Explaining It

By William Johnson William Johnson
In the woods off Ivory, just out of car-shot
it’s not enough to say a mouse lies snug

in a crib of roots, its fur sleek as babyskin,
Lord the body warm. Too often a name

subverts the pang it answers for, inwit of   
heart-light, the epiphanic clutch. I mean

do you sense with more than a chill the tiny
homely lumpliness of it there in the dirt

as you orphan the dim of a cold October
sun, no wound I can find anywhere

on its, your, my small soft bodykins—yikes
its left ear (the inner skin pink

delicate svelte) twitches a little
and I have this before thought tricks it

whimsically lovely wink of the soul as
mouse-force taking wing until the O-no

letdown when a yellow jacket backs out,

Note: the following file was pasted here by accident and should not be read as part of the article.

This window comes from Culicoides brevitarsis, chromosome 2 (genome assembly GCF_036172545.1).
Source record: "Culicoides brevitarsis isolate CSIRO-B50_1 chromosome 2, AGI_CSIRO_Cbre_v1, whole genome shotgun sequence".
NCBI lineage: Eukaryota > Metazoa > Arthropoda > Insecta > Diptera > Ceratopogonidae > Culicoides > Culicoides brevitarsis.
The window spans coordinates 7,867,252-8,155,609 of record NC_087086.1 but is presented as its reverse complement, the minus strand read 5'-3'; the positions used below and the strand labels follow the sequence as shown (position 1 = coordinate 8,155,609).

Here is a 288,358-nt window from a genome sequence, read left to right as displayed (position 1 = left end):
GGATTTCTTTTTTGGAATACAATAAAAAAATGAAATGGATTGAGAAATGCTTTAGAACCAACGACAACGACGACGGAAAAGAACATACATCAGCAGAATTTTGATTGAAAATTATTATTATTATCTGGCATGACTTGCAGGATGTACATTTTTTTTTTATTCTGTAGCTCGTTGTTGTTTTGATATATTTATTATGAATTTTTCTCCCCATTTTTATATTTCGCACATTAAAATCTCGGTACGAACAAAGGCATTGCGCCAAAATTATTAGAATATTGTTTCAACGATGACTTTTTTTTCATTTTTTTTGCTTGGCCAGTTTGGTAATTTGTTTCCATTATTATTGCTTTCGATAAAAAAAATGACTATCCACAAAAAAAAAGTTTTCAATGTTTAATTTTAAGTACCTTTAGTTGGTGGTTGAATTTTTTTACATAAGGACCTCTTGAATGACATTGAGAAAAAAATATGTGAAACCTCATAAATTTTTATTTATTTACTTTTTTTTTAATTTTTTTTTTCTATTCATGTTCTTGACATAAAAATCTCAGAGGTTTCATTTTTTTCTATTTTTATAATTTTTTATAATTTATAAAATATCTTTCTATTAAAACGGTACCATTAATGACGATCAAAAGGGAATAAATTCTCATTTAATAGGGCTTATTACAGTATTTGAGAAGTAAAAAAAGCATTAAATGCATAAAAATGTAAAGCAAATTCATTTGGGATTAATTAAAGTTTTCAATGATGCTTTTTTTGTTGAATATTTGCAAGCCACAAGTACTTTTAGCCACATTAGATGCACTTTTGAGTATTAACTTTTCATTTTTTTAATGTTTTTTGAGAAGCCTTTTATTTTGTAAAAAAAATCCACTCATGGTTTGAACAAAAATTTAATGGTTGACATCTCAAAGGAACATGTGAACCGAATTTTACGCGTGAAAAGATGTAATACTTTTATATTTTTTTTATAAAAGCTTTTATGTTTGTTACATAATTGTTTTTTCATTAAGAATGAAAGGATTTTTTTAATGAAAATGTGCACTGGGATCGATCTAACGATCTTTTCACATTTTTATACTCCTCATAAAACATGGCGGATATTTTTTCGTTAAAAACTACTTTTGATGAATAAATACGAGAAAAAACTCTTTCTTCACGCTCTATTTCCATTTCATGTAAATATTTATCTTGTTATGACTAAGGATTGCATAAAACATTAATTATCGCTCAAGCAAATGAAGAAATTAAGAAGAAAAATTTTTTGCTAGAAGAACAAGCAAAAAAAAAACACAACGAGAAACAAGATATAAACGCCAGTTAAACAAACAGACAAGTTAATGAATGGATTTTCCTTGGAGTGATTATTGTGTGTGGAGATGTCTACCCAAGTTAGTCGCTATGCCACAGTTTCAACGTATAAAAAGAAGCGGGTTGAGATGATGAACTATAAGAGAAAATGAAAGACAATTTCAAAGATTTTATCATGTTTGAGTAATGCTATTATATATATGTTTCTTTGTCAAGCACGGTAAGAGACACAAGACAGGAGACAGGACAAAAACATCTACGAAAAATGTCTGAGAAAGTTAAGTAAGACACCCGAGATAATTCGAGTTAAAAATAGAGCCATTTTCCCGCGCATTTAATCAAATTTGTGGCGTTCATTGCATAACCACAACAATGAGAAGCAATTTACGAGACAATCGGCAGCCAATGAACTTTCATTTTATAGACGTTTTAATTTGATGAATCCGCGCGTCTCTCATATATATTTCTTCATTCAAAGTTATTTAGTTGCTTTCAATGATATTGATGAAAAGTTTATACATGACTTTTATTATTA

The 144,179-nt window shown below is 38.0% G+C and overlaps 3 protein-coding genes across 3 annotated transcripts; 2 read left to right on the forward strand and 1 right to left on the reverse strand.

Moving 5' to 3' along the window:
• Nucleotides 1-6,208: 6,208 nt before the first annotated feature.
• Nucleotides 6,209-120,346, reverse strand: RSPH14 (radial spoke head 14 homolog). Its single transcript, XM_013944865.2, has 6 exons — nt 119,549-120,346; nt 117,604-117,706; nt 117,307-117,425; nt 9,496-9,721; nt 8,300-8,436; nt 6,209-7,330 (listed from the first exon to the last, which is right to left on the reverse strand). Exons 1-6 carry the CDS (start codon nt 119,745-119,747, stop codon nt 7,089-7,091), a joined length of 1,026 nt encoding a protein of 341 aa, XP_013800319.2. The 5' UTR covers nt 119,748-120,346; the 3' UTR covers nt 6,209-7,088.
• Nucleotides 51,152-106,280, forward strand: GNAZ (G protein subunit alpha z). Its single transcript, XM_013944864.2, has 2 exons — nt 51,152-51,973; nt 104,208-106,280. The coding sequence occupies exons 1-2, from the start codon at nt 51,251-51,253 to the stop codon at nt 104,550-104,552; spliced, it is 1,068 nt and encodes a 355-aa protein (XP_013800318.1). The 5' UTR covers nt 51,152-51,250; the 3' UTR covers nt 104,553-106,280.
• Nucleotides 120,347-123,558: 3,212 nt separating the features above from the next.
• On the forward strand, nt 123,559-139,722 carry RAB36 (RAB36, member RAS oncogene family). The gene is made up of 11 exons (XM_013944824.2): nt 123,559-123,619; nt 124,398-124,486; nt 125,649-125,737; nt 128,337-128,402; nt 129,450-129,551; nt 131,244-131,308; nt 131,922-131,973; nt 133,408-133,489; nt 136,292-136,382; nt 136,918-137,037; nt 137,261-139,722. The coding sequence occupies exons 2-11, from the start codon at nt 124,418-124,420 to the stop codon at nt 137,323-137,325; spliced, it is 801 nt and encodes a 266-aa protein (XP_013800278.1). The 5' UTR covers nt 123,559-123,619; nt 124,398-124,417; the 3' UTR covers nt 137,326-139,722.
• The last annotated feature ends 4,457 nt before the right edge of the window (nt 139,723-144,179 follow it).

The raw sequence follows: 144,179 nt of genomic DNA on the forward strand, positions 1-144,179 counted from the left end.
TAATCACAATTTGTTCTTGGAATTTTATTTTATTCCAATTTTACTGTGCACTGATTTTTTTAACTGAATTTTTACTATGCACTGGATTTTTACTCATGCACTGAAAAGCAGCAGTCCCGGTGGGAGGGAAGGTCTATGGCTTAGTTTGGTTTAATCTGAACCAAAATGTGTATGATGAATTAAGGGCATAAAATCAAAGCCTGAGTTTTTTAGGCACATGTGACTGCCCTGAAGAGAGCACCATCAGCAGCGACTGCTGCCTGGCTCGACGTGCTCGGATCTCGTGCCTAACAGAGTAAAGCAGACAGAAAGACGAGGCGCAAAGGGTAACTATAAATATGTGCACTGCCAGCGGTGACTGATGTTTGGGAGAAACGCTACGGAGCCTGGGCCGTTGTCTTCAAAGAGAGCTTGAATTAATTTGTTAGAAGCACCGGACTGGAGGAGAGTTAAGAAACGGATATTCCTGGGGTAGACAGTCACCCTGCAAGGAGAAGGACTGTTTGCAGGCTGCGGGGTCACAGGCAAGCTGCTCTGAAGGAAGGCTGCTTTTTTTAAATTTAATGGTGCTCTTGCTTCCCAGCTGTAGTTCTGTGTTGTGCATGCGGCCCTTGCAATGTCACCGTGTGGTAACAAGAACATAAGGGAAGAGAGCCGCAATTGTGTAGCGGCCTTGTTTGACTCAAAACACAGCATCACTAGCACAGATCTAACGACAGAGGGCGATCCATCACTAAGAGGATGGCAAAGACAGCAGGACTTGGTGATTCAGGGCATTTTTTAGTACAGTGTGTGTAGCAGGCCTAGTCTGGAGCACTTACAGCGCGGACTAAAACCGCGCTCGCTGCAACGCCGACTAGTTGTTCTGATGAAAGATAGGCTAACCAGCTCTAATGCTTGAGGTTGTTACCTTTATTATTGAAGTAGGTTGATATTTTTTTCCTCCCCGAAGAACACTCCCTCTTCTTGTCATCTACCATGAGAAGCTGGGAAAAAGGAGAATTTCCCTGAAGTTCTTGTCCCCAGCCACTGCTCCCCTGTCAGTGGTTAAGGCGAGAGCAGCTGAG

O sweetmeat funk and dandle of the brain

asputter as it launches over frost-curled leaves
and dollarweed seed strewn on the path

like medallions glimpsed the second we—
I mean all of us cold in the twilight—fly.

Source: Poetry (July/August 2008).


This poem originally appeared in the July/August 2008 issue of Poetry magazine

July/August 2008
 William  Johnson


William Johnson teaches at Lewis-Clark State College in Lewiston, Idaho. His collection of poems,Out of the Ruins (Confluence Press, 1999), was named Idaho book of the year, and he was awarded an NEA Fellowship in poetry for 2007.

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Poems by William Johnson

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SUBJECT Nature, The Body

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